Like Brueck, Pecoraro has already made his mark as a co-author, despite having graduated from BCSSW only a year ago. His policy brief Early Childhood Development: Implications for Policy, Systems, and Practice uses scientific research to delve into the policies, systems, and policies that can be enacted, amplified, improved, and more effectively connected in order to ensure a continuous high quality continuum of care for children and their families. It also draws on a major lesson learned while under Black’s tutelage: that similar principles can be applied to work with individual human beings, or with greater society on the whole.
“The idea of individual selves connecting with bigger groups which connect with bigger systems which in turn impact the function of humanity broadly is fascinating to me,” Pecoraro explains. “The uniqueness of the neuroscience coursework at BCSSW provided important perspective that I still use today, as I work to adapt takeaways from individual research projects into policy to positively impact larger populations.”
This uniqueness is one that’s recognized within the School of Social Work, and across the country.
“Jessica’s contribution to the MSW curriculum has been profound,” explains Associate Dean and MSW Program Director Tom Walsh. “She embodies trans-disciplinary work in her development of courses that focus on the neuroscience of relationships, as well as the neurobiology of stress and resilience. Having arrived at the School with an expertise in neuroscience, Jessica immersed herself in social work literature, and has become the quintessential expert in neuroscience and social work – which enables us to offer students curriculum options that are not found in other schools.”
In the end, Black would tell you that she made that slight turn to the fork in the road towards social work because of the possibility for success stories like those told by Brueck and Pecoraro, two alumni who are impacting the world in which they live in new and exciting ways. As they grow as individual professionals, so too does the community in which they work, and even beyond that. It all sounds so neuroscience. Or social work.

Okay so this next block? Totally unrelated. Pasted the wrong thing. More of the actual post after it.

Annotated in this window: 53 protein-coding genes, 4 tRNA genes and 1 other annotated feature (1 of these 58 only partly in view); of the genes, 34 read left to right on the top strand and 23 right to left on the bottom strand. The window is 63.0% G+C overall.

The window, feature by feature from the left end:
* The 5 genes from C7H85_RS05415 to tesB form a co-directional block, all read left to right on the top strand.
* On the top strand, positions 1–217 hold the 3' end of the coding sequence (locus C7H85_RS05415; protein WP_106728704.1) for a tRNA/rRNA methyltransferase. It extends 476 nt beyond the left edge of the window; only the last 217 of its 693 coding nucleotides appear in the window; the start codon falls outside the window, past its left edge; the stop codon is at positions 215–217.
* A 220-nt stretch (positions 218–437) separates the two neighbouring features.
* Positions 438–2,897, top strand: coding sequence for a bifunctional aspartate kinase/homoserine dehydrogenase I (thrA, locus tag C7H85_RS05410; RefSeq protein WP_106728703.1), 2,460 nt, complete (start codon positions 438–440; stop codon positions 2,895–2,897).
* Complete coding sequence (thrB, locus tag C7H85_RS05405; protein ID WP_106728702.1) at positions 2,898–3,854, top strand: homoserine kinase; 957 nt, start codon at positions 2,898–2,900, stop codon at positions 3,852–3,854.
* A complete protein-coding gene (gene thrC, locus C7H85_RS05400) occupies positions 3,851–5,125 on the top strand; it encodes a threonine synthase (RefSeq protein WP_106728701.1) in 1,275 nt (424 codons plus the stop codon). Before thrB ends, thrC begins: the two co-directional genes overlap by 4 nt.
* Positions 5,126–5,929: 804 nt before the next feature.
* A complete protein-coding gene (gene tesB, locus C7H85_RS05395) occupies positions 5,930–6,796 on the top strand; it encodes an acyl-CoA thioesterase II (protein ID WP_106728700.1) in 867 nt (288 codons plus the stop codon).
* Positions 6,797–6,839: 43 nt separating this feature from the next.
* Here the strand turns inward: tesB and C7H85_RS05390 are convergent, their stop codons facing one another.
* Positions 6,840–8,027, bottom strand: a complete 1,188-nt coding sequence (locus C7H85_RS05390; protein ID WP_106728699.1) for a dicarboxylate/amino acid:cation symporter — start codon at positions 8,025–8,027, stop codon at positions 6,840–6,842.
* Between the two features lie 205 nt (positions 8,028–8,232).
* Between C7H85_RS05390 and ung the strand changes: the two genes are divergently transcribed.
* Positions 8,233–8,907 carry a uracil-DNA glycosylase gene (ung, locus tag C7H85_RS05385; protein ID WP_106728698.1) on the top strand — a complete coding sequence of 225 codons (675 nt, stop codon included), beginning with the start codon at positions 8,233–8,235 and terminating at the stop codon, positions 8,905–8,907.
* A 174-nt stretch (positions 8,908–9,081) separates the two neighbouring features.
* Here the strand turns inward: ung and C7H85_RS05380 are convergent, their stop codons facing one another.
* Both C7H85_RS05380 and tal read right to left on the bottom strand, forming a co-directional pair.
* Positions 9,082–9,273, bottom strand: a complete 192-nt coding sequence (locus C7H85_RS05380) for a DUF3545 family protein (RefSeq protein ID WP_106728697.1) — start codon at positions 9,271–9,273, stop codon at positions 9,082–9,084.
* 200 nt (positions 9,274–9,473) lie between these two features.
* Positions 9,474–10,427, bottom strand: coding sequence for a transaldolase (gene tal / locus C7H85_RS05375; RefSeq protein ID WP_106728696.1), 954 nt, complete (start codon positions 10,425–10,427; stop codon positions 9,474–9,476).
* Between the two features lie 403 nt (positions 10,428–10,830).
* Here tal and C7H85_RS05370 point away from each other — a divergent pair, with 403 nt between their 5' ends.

“I’m proud of Stephanie and Matt’s work,” she says. “They’re making an impact, and they’re also providing a proof point to something I’ve been trying to dispel since I started here at BC in 2010. That there’s a one-way missing piece, and social work needs neuroscience.
“It’s clear that this is true, but also, it’s clear that neuroscience needs to be informed by social work, and that the two can work together and learn from each other. It’s an exciting time to bridge the fields, while recognizing the unique character capacity and vantage points that both disciplines have. Stephanie and Matt are already showing, as young alumni of our school, that through communication, whether it be in academia, the nonprofit world, or in a clinical setting, neuroscience and social work can thrive, together.”